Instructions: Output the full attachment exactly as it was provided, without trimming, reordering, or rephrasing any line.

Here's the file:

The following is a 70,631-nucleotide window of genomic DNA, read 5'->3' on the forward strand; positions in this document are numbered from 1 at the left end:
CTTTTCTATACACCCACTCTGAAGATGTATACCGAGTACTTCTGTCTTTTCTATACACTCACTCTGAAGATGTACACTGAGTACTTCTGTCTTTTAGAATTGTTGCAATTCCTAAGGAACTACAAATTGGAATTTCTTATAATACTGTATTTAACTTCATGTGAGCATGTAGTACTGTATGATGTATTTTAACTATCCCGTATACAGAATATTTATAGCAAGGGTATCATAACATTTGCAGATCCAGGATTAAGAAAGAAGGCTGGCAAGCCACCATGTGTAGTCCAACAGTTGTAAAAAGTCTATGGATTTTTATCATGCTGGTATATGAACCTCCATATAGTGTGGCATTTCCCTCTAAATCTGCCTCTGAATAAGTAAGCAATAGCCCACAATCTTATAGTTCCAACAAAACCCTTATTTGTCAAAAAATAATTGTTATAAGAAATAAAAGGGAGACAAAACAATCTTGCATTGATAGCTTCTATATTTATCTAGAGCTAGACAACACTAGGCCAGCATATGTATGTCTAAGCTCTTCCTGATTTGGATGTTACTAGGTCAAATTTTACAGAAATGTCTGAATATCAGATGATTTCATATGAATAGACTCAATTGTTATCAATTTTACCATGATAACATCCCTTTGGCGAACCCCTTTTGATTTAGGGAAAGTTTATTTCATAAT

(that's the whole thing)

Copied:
The following is a 70,631-nucleotide window of genomic DNA, read 5'->3' on the forward strand; positions in this document are numbered from 1 at the left end:
CTTTTCTATACACCCACTCTGAAGATGTATACCGAGTACTTCTGTCTTTTCTATACACTCACTCTGAAGATGTACACTGAGTACTTCTGTCTTTTAGAATTGTTGCAATTCCTAAGGAACTACAAATTGGAATTTCTTATAATACTGTATTTAACTTCATGTGAGCATGTAGTACTGTATGATGTATTTTAACTATCCCGTATACAGAATATTTATAGCAAGGGTATCATAACATTTGCAGATCCAGGATTAAGAAAGAAGGCTGGCAAGCCACCATGTGTAGTCCAACAGTTGTAAAAAGTCTATGGATTTTTATCATGCTGGTATATGAACCTCCATATAGTGTGGCATTTCCCTCTAAATCTGCCTCTGAATAAGTAAGCAATAGCCCACAATCTTATAGTTCCAACAAAACCCTTATTTGTCAAAAAATAATTGTTATAAGAAATAAAAGGGAGACAAAACAATCTTGCATTGATAGCTTCTATATTTATCTAGAGCTAGACAACACTAGGCCAGCATATGTATGTCTAAGCTCTTCCTGATTTGGATGTTACTAGGTCAAATTTTACAGAAATGTCTGAATATCAGATGATTTCATATGAATAGACTCAATTGTTATCAATTTTACCATGATAACATCCCTTTGGCGAACCCCTTTTGATTTAGGGAAAGTTTATTTCATAAT